What Doctors Don't Tell You About Heart Disease
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What Doctors Don't Tell You About Heart DiseaseLynne McTaggart debunks the myth that heart health can only be controlled by drugs and surgery
Conventional medicine is largely built upon the idea that any damage done to the body, especially the heart and its arteries, can’t be undone when we’re adults, and that symptoms can only be managed by drugs such as statins and antihypertensive agents until surgery becomes necessary.
This dismal view boosts drug company revenues, as the vast majority of their income comes from drugs that manage chronic and intractable health problems such as cardiovascular disease.
We might have been the architect of our own fate through poor diet, lack of exercise and smoking, but we can’t also be the dismantler of the edifice of ill health that we’ve created for ourselves.
This belief, which sustains the pharmaceutical industry, has been confounded by two important studies that have a simple take- home message: it’s never too late to heal yourself, particularly of heart disease. The small print is almost as heartening: the body is a dynamic, self-healing system.
Researchers from Northwestern University Feinberg School of Medicine in Chicago, Illinois, have concluded that anyone of any age who adopts the following five healthy lifestyle choices can control – and perhaps even reverse – their heart disease:
1. Keep a healthy body weight
2. Don’t smoke
3. Engage in at least 30 minutes of moderate to vigorous physical activity five times a week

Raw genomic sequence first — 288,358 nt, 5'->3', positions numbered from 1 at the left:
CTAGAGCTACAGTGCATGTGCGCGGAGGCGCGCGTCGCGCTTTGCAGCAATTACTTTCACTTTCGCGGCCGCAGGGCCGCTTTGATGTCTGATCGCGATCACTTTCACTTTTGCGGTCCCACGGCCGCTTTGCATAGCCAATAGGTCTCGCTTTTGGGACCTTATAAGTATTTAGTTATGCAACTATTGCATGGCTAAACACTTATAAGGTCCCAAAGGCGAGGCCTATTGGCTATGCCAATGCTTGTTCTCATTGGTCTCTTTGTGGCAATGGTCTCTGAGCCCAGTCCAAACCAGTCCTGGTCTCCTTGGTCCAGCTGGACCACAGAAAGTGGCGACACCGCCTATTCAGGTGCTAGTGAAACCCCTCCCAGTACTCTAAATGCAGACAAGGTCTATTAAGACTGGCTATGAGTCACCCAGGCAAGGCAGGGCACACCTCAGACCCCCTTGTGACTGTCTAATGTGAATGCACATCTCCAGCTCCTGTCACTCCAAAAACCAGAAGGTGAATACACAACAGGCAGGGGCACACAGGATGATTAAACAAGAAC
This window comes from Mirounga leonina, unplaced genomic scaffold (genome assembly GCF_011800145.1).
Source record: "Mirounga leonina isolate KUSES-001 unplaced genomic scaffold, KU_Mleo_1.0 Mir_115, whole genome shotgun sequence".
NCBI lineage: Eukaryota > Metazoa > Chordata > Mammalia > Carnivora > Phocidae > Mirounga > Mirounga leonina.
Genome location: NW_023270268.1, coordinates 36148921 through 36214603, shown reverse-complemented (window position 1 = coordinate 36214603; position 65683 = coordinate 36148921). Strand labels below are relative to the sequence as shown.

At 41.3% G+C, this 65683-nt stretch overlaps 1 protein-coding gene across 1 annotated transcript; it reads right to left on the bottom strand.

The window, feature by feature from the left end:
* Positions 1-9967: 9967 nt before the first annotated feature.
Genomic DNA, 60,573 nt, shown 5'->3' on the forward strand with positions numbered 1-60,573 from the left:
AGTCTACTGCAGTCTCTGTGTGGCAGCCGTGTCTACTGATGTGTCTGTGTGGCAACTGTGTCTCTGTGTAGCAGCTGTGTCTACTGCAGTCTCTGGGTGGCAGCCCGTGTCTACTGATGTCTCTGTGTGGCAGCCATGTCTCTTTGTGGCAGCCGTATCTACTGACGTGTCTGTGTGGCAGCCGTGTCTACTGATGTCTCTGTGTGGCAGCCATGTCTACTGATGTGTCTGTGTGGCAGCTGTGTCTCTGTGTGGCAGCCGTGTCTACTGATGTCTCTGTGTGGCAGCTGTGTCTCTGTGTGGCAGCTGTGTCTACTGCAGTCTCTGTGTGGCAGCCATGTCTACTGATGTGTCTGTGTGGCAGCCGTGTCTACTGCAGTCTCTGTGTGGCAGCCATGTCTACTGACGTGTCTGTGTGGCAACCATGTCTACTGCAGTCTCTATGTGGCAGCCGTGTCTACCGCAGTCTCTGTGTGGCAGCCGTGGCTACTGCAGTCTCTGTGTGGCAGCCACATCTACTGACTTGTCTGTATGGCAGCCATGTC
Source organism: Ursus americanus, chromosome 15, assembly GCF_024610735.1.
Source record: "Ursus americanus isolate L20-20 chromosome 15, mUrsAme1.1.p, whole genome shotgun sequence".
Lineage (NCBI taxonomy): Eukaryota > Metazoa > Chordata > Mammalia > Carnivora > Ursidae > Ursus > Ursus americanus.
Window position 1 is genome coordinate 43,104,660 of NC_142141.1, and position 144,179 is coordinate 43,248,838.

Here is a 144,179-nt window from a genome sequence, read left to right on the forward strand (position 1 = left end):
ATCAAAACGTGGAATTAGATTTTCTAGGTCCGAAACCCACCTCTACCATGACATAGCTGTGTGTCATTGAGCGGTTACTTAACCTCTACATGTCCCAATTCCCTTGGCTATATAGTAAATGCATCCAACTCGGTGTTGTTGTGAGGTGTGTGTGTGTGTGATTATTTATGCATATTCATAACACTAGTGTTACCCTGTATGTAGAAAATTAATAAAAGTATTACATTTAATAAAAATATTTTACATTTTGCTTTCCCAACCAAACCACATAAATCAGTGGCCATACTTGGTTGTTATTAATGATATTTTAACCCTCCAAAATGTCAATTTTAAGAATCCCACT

4. Don’t drink more than one alcoholic drink a day if you’re a woman, or more than two if you’re a man
5. Eat a healthy diet, with lots of fresh fruit and vegetables.
Adopting all five points and sticking with them for 20 years or more can control and even reverse the symptoms of coronary artery disease such as calcification and thickening of the arteries.
Each one of the five lifestyle changes reduces the chances of developing cardiovascular disease. On the other hand, people who take up unhealthy habits or lifestyles, such as becoming obese or a smoker, will see their odds of having heart disease increase.
The Northwestern researchers assessed the impact of the five healthy lifestyle choices listed above in 3,538 young adults aged 18 to 30 who, despite their relative youth, were already showing signs of heart disease and atherosclerosis (arterial plaques). Their symptoms were only starting to appear, but didn’t yet require drugs or other medical intervention.
After being monitored for 20 years, the cardio health of 25 per cent of these people had improved, while the 40 per cent who’d abandoned one or more of the options saw their condition worsen.
These findings debunk two of medicine’s myths, says lead researcher Bonnie Spring. ‘The first myth is that it’s nearly impossible to change patients’ behaviour.
‘Yet we found that 25 per cent of adults made healthy lifestyle changes on their own. The second myth is that the damage has been done – adulthood is too late for healthy lifestyle changes to reduce the risk of developing coronary artery disease. Clearly, that’s incorrect. Adulthood is not too late for healthy behaviour changes to help the heart.’
Conversely, it would appear, adulthood is not the time to start unhealthy habits either.
The bottom line is that it’s never too late. ‘You’re not doomed,’ says Spring, ‘if you’ve hit adulthood and acquired some bad habits. You can still make a change and it will have a benefit for your heart.’
Editor's note: Learn more about what doctors won't tell you in this video by author Lynne McTaggart: